Tumor necrosis factor alpha genetic polymorphism as a risk factor in disease

Juan C. Aguillón G, Andrea Cruzat C, Jimena Cuenca M, Miguel Cuchacovich T

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20 Scopus citations


Cytokine unbalance is responsible for the pathogenesis of diverse inflammatory, autoimmune and infectious diseases, and Tumor Necrosis Factor Alpha (TNFα), among other cytokines, plays a central role. TNFα production can be regulated at the transcriptional, post-transcriptional, and translational levels. Variability in the promoter and coding regions of the TNFα gene may modulate the magnitude of its secretory response. Up to date, several single nucleotide polymorphisms (SNPs) have been identified in the human TNFα gene promoter. One of these, is a guanine to adenine transition at position-308, that generates the TNF1 and TNF2 alleles, respectively. We TNF2 allele is associated to a high in vitro TNF expression, and it has also been linked to an increased susceptibility and severity, for a variety of illnesses, such as rheumatoid arthritis, systemic lupus erythematosus, inflammatory bowel disease, Alzheimer disease and cerebral malaria among others. It is also associated with a higher septic shock susceptibility and mortality. The investigation of polymorphisms within the TNFα cluster will be important in understanding the role of TNFα regulation in specific diseases.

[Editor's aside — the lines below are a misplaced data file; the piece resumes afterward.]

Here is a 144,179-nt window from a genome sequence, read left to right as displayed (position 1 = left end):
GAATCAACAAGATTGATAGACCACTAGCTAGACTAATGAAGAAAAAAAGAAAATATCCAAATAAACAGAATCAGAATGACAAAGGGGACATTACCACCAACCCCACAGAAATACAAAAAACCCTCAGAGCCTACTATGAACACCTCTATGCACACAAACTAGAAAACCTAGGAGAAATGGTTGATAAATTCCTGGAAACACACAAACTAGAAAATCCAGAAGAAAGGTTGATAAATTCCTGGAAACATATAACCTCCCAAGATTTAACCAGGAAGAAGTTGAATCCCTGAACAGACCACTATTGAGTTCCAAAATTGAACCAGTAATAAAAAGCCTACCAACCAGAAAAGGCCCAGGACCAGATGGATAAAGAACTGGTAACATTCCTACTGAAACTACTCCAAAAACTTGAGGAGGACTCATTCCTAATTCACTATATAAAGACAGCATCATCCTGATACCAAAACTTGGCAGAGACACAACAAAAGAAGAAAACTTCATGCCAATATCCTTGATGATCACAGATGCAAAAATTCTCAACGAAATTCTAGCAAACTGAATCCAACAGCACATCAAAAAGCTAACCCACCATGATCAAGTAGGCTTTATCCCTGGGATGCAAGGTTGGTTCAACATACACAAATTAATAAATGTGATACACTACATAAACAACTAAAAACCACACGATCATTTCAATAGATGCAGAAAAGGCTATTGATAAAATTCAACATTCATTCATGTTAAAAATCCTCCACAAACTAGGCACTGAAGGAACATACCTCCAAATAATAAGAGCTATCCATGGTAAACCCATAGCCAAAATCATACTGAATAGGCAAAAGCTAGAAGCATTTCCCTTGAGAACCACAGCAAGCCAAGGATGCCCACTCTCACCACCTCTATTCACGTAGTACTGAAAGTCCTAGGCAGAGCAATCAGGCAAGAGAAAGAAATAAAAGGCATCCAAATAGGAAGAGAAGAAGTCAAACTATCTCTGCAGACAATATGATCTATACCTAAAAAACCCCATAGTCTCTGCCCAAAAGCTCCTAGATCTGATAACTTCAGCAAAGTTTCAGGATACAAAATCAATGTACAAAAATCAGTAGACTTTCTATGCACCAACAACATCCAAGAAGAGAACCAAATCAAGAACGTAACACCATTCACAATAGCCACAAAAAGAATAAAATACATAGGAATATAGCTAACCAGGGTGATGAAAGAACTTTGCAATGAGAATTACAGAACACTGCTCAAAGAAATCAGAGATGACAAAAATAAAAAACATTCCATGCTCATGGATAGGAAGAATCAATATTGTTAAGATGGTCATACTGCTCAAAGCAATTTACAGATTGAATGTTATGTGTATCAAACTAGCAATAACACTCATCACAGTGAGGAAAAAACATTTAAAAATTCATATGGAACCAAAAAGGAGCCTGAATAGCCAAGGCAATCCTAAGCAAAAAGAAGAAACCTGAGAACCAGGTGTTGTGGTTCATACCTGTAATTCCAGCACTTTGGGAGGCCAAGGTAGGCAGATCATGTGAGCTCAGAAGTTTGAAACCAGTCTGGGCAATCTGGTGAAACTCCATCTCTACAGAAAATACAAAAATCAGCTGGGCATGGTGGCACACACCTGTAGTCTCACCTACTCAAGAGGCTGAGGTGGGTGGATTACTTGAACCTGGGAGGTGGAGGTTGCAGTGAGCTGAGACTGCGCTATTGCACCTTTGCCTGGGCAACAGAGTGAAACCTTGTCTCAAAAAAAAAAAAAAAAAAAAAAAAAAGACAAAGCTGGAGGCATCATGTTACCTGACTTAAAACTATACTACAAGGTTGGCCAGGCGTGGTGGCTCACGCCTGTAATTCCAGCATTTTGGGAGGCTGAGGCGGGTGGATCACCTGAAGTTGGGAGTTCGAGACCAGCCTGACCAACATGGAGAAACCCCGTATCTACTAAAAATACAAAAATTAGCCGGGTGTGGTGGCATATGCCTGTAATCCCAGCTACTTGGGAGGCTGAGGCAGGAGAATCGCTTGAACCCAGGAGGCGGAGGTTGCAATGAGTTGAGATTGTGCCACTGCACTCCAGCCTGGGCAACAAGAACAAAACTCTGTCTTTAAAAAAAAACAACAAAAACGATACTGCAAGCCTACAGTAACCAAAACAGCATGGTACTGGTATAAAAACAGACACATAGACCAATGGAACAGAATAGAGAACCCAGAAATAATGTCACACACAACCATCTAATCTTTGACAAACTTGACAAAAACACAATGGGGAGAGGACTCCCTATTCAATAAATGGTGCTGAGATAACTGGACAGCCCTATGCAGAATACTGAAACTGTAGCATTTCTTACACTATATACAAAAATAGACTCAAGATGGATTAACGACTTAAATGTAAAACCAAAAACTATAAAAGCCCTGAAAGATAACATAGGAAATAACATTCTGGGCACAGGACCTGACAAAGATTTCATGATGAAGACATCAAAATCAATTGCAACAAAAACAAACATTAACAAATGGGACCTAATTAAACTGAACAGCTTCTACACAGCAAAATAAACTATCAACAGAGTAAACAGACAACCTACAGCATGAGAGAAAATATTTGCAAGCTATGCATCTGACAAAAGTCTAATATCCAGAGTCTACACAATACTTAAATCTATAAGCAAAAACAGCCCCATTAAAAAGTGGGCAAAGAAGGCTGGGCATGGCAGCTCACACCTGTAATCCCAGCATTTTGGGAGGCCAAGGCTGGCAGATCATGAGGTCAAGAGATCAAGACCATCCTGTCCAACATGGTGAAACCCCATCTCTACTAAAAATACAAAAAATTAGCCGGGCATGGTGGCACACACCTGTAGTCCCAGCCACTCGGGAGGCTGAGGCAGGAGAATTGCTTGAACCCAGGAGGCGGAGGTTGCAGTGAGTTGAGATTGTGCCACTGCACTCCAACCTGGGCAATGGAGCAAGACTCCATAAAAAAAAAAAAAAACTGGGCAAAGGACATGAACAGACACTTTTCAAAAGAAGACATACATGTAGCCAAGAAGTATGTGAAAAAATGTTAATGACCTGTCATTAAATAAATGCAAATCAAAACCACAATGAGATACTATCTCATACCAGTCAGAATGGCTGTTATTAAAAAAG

Original languageAmerican English
Pages (from-to)1043-1050
Number of pages8
JournalRevista Medica de Chile
Issue number9
StatePublished - 1 Sep 2002


  • Cytokines
  • Polymorphism (Genetics)
  • Tumor necrosis factor


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